Can Workers Pursue Claims Against Third Parties for Injuries Sustained While on the Job?
If you were seriously injured while working on the job, your legal remedies for recovery are generally limited by the workers compensation benefits provided under Hawaii’s Workers Compensation laws. Hawaii Revised Statutes §§ 386-5 & 386-8. Under Hawaii’s Workers Compensation laws, your employer is required to provide worker compensation benefits, which may include 2/3s of your wages while you are disabled as a result of the work related injury, your medical expenses, and a limited lump sum amount for any permanent injuries you may suffer.
Workers compensation benefits are generally paid to a worker regardless of whether or not a worker was at fault for causing his or her own injuries (unless the injuries were caused by a worker’s willful conduct, intoxication, physical alteration, or the worker suffered mental stress resulting solely from disciplinary action taken in good faith by his or her employer). Hawaii Revised Statutes § 386-3.
However, workers compensation benefits are limited in comparison to other remedies available under tort law. For example, workers compensation benefits are not intended to compensate an employee for his or her pain and suffering, loss of enjoyment of life, or the full amount of that person’s loss wages that he/she suffered as a result of the work related injury. Nor does workers compensation provide for possible punitive damages that may be awardable to an injured worker should the responsible third party’s conduct constitute willful, wanton, or reckless conduct.
Third Party Liability
Can an employee and his/her dependents pursue claims for his/her work related injuries or death against a responsible third party? The answer is yes.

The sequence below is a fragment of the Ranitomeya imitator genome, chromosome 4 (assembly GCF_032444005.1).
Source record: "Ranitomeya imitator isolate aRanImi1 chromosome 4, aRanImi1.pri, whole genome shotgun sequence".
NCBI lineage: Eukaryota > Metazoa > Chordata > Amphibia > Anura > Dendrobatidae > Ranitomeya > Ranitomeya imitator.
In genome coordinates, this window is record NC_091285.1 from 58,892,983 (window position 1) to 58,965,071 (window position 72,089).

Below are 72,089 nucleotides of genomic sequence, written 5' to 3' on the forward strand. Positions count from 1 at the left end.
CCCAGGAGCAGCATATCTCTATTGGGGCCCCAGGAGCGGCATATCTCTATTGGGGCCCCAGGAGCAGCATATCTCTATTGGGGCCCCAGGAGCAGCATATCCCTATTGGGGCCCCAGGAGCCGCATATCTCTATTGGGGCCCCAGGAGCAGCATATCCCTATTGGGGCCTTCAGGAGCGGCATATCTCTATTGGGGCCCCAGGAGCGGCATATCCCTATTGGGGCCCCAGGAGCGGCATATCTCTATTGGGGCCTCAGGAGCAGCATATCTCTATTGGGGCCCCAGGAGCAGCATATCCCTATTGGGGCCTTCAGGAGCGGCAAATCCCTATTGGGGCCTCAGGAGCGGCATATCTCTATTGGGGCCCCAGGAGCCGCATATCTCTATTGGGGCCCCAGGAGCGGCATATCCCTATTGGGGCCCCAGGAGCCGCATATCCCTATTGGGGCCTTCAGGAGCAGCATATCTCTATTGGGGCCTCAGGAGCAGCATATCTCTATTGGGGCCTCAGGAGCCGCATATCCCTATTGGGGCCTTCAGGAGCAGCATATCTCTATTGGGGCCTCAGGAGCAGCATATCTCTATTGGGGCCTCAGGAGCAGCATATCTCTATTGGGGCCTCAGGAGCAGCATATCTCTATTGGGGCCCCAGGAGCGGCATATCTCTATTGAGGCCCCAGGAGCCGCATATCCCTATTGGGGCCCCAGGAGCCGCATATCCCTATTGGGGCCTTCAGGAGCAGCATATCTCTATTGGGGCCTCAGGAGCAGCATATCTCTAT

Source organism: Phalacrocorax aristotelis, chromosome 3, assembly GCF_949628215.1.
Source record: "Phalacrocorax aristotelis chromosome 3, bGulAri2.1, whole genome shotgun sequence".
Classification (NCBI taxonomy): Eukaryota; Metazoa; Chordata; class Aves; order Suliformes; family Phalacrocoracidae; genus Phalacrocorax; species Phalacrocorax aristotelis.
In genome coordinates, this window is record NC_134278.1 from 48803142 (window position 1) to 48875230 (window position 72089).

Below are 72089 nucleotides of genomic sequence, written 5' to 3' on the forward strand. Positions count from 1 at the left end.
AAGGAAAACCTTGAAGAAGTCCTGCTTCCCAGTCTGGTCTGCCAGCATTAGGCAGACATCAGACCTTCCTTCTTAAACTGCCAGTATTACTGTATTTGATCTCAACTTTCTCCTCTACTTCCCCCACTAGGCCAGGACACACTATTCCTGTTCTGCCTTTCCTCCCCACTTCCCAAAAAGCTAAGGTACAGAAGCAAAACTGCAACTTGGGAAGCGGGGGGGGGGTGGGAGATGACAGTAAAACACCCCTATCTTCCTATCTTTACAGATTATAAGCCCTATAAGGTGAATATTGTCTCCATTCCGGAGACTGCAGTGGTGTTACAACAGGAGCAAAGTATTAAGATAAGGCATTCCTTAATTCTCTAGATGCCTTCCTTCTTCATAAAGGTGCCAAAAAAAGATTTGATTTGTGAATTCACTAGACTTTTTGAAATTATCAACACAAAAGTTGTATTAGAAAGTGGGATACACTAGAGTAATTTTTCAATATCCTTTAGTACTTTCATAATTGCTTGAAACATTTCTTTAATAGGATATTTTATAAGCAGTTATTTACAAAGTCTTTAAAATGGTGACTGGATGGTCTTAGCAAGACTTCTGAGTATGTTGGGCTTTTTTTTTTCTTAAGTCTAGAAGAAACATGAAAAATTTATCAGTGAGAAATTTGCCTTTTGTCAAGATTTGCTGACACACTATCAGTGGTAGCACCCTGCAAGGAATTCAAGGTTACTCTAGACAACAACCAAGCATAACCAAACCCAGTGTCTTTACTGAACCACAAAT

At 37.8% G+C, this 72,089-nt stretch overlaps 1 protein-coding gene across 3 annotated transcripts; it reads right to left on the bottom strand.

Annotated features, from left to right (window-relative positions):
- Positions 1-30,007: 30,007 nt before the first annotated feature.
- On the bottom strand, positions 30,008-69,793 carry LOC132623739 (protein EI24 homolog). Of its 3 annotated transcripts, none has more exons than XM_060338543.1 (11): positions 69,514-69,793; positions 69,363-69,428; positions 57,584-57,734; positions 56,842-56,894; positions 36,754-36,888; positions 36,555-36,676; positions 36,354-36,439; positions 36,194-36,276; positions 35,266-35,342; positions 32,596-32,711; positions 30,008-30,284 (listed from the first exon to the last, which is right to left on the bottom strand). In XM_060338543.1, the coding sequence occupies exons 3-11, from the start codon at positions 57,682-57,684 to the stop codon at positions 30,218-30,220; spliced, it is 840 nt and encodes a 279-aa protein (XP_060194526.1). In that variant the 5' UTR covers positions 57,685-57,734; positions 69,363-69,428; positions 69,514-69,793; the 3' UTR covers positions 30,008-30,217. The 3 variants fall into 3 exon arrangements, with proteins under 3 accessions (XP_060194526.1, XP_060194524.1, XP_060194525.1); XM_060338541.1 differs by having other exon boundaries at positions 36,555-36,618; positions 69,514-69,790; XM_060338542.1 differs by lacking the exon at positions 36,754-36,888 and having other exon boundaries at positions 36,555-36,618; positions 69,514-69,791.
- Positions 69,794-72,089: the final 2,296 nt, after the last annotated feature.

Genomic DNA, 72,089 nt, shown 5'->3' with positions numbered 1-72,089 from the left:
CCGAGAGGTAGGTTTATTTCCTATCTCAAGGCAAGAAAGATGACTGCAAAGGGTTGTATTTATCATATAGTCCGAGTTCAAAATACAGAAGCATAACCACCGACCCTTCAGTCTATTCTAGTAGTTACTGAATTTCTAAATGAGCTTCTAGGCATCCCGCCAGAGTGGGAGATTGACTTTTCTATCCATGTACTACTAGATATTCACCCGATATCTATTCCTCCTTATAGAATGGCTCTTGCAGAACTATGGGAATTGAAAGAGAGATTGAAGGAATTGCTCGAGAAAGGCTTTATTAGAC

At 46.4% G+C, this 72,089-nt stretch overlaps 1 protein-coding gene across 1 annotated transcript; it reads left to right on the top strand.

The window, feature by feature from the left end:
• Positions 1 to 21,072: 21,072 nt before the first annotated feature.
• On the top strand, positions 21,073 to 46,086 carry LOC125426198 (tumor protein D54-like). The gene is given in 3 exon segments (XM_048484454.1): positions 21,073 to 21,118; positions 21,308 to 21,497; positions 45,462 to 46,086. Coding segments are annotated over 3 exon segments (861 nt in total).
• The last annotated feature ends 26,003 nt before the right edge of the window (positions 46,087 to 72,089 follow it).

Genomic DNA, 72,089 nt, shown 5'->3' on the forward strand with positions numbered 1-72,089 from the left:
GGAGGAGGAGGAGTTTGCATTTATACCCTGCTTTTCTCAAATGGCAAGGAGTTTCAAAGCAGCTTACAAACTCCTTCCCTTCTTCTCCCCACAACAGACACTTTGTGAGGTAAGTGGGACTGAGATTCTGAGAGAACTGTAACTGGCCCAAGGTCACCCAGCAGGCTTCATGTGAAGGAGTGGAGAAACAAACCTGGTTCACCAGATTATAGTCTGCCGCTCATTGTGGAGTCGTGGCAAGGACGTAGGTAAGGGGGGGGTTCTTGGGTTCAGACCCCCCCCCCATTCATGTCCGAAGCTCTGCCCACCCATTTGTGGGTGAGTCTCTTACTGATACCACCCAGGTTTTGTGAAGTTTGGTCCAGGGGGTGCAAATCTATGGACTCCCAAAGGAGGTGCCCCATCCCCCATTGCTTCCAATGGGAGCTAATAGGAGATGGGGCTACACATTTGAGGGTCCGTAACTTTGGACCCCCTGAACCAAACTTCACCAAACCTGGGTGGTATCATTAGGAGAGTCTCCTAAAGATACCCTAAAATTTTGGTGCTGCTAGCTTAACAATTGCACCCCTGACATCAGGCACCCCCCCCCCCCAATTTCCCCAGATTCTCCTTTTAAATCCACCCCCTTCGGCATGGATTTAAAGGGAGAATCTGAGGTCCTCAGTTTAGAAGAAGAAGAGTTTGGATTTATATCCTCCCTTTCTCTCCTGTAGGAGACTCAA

One example is if you were injured (or suffered fatal injuries) in an automobile or truck accident that occurred while you were working and that accident was caused by the negligence or reckless conduct of a third party (not the person’s employer). You have the right to pursue a claim against that responsible third party for your medical expenses, loss income, your pain and suffering, and loss of enjoyment of your life caused as a result of the accident. However, in the event you do make a recovery for your damages against a responsible third party, you will be required to reimburse your employer for amounts in workers compensation benefits that were paid on your behalf less your attorney’s fees and costs incurred to obtain the recovery against the responsible third party. Hawaii Revised Statutes § 386-8; Alvarado v. Kiewit Pacific Co., 92 Hawai’i 515, 993 P.2d 549 (2000). In addition, in a third party action, your spouse may pursue her own claims for her loss of consortium that was caused as a result your work related physical injuries.
Another example is if a worker’s death or injuries were caused by another employee of the same employer.. if the personal injury or death is caused by the co-employee’s willful or wanton misconduct. Hawaii Revised Statutes § 386-8. The injured worker or his or her dependents would not be required to prove that the co-employee’s misconduct was specifically intended to cause the worker injury or death. Iddings v. Mee-Lee, 82 Hawai’i 1, 929 P.2d 263 (1996) (“the term ‘willful and wanton misconduct’ as used in HRS § 386-8, includes conduct that is either: (1) motivated by an actual intent to cause injury; or (2) committed in circumstances indicating that the injuring employee (a) has knowledge of the peril to be apprehended, (b) has knowledge that injury is a probable, as opposed to a possible, result of the danger, and (c) consciously fails to avoid the peril.”) Under our Hawaii Supreme Court’s ruling, would a co-employee’s/employer’s failure to regularly inspect and maintain brakes on a company truck that caused injury or death to a worker constitute “willful and wanton” misconduct under the law? The answer is yes but of course it depends on the facts and circumstances of each case.
If a co-employee’s misconduct was “willful, wanton, or reckless”, you and/or your dependents may pursue all tort remedies available under the law, including damages for past and future medical expenses, loss income, pain and suffering, loss of enjoyment of life, as well as punitive damages against the co-employee and the employer for the worker’s injuries or death that was caused by the co-employee’s willful, wanton, or reckless misconduct. Dependents of an injured employee may also pursue their own claims for loss of consortium of the injured employee.
Contact an Experienced Personal Injury Lawyer
No matter what your situation is, you should contact an experienced personal injury attorney. Louis P. Mendonca, Attorney at Law, will fight to protect your legal rights.